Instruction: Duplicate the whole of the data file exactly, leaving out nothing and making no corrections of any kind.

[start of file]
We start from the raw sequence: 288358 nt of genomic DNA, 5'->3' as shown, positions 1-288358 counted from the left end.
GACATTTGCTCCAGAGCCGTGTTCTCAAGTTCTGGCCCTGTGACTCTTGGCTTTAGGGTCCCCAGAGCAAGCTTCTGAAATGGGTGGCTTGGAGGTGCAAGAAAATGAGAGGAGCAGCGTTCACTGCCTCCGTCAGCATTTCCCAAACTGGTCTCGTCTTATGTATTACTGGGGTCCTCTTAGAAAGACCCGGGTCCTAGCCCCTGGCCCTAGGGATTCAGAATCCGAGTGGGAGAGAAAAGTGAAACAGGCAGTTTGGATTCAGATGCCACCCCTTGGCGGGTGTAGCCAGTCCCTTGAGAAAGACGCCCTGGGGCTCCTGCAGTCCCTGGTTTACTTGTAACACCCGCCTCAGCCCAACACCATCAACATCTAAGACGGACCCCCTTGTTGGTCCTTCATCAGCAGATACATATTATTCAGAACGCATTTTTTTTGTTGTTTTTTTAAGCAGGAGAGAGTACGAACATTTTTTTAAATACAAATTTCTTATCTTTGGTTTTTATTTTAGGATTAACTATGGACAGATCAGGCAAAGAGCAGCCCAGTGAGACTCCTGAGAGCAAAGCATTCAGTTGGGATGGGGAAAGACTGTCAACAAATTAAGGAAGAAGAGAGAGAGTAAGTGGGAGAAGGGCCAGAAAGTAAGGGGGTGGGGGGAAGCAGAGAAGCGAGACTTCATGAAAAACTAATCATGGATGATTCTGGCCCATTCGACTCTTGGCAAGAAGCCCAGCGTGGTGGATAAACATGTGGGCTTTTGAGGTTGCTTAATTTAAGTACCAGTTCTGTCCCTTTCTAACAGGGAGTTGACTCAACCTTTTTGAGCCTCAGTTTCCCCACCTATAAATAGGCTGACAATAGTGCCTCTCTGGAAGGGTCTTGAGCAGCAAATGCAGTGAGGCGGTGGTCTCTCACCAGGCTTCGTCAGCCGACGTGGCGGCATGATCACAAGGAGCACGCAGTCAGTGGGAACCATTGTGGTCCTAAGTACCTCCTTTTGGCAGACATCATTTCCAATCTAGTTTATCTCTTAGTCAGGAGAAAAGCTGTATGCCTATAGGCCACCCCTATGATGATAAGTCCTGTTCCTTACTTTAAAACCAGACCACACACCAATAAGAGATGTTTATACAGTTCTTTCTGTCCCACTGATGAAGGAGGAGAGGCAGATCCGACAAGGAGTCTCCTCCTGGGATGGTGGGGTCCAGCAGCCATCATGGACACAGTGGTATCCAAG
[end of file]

We start from the raw sequence: 288358 nt of genomic DNA, 5'->3' as shown, positions 1-288358 counted from the left end.
GACATTTGCTCCAGAGCCGTGTTCTCAAGTTCTGGCCCTGTGACTCTTGGCTTTAGGGTCCCCAGAGCAAGCTTCTGAAATGGGTGGCTTGGAGGTGCAAGAAAATGAGAGGAGCAGCGTTCACTGCCTCCGTCAGCATTTCCCAAACTGGTCTCGTCTTATGTATTACTGGGGTCCTCTTAGAAAGACCCGGGTCCTAGCCCCTGGCCCTAGGGATTCAGAATCCGAGTGGGAGAGAAAAGTGAAACAGGCAGTTTGGATTCAGATGCCACCCCTTGGCGGGTGTAGCCAGTCCCTTGAGAAAGACGCCCTGGGGCTCCTGCAGTCCCTGGTTTACTTGTAACACCCGCCTCAGCCCAACACCATCAACATCTAAGACGGACCCCCTTGTTGGTCCTTCATCAGCAGATACATATTATTCAGAACGCATTTTTTTTGTTGTTTTTTTAAGCAGGAGAGAGTACGAACATTTTTTTAAATACAAATTTCTTATCTTTGGTTTTTATTTTAGGATTAACTATGGACAGATCAGGCAAAGAGCAGCCCAGTGAGACTCCTGAGAGCAAAGCATTCAGTTGGGATGGGGAAAGACTGTCAACAAATTAAGGAAGAAGAGAGAGAGTAAGTGGGAGAAGGGCCAGAAAGTAAGGGGGTGGGGGGAAGCAGAGAAGCGAGACTTCATGAAAAACTAATCATGGATGATTCTGGCCCATTCGACTCTTGGCAAGAAGCCCAGCGTGGTGGATAAACATGTGGGCTTTTGAGGTTGCTTAATTTAAGTACCAGTTCTGTCCCTTTCTAACAGGGAGTTGACTCAACCTTTTTGAGCCTCAGTTTCCCCACCTATAAATAGGCTGACAATAGTGCCTCTCTGGAAGGGTCTTGAGCAGCAAATGCAGTGAGGCGGTGGTCTCTCACCAGGCTTCGTCAGCCGACGTGGCGGCATGATCACAAGGAGCACGCAGTCAGTGGGAACCATTGTGGTCCTAAGTACCTCCTTTTGGCAGACATCATTTCCAATCTAGTTTATCTCTTAGTCAGGAGAAAAGCTGTATGCCTATAGGCCACCCCTATGATGATAAGTCCTGTTCCTTACTTTAAAACCAGACCACACACCAATAAGAGATGTTTATACAGTTCTTTCTGTCCCACTGATGAAGGAGGAGAGGCAGATCCGACAAGGAGTCTCCTCCTGGGATGGTGGGGTCCAGCAGCCATCATGGACACAGTGGTATCCAAG